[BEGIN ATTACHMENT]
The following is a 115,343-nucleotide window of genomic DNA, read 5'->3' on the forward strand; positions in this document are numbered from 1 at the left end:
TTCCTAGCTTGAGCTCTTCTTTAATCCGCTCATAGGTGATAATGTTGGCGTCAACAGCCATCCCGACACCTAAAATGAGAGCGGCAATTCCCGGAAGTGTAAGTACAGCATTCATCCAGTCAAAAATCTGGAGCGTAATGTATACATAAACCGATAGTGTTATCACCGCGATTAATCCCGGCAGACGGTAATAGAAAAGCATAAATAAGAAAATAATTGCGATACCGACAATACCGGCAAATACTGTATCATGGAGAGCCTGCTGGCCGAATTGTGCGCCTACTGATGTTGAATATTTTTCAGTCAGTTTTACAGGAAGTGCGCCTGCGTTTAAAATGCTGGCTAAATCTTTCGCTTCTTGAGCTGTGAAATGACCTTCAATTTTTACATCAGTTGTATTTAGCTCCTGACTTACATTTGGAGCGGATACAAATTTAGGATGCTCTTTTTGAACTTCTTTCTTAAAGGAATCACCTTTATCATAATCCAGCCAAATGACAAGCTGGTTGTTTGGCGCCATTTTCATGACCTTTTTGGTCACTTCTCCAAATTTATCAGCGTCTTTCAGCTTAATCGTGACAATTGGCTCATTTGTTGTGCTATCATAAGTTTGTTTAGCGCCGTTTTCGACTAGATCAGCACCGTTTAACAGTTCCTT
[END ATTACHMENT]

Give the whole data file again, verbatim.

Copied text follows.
The following is a 115,343-nucleotide window of genomic DNA, read 5'->3' on the forward strand; positions in this document are numbered from 1 at the left end:
TTCCTAGCTTGAGCTCTTCTTTAATCCGCTCATAGGTGATAATGTTGGCGTCAACAGCCATCCCGACACCTAAAATGAGAGCGGCAATTCCCGGAAGTGTAAGTACAGCATTCATCCAGTCAAAAATCTGGAGCGTAATGTATACATAAACCGATAGTGTTATCACCGCGATTAATCCCGGCAGACGGTAATAGAAAAGCATAAATAAGAAAATAATTGCGATACCGACAATACCGGCAAATACTGTATCATGGAGAGCCTGCTGGCCGAATTGTGCGCCTACTGATGTTGAATATTTTTCAGTCAGTTTTACAGGAAGTGCGCCTGCGTTTAAAATGCTGGCTAAATCTTTCGCTTCTTGAGCTGTGAAATGACCTTCAATTTTTACATCAGTTGTATTTAGCTCCTGACTTACATTTGGAGCGGATACAAATTTAGGATGCTCTTTTTGAACTTCTTTCTTAAAGGAATCACCTTTATCATAATCCAGCCAAATGACAAGCTGGTTGTTTGGCGCCATTTTCATGACCTTTTTGGTCACTTCTCCAAATTTATCAGCGTCTTTCAGCTTAATCGTGACAATTGGCTCATTTGTTGTGCTATCATAAGTTTGTTTAGCGCCGTTTTCGACTAGATCAGCACCGTTTAACAGTTCCTT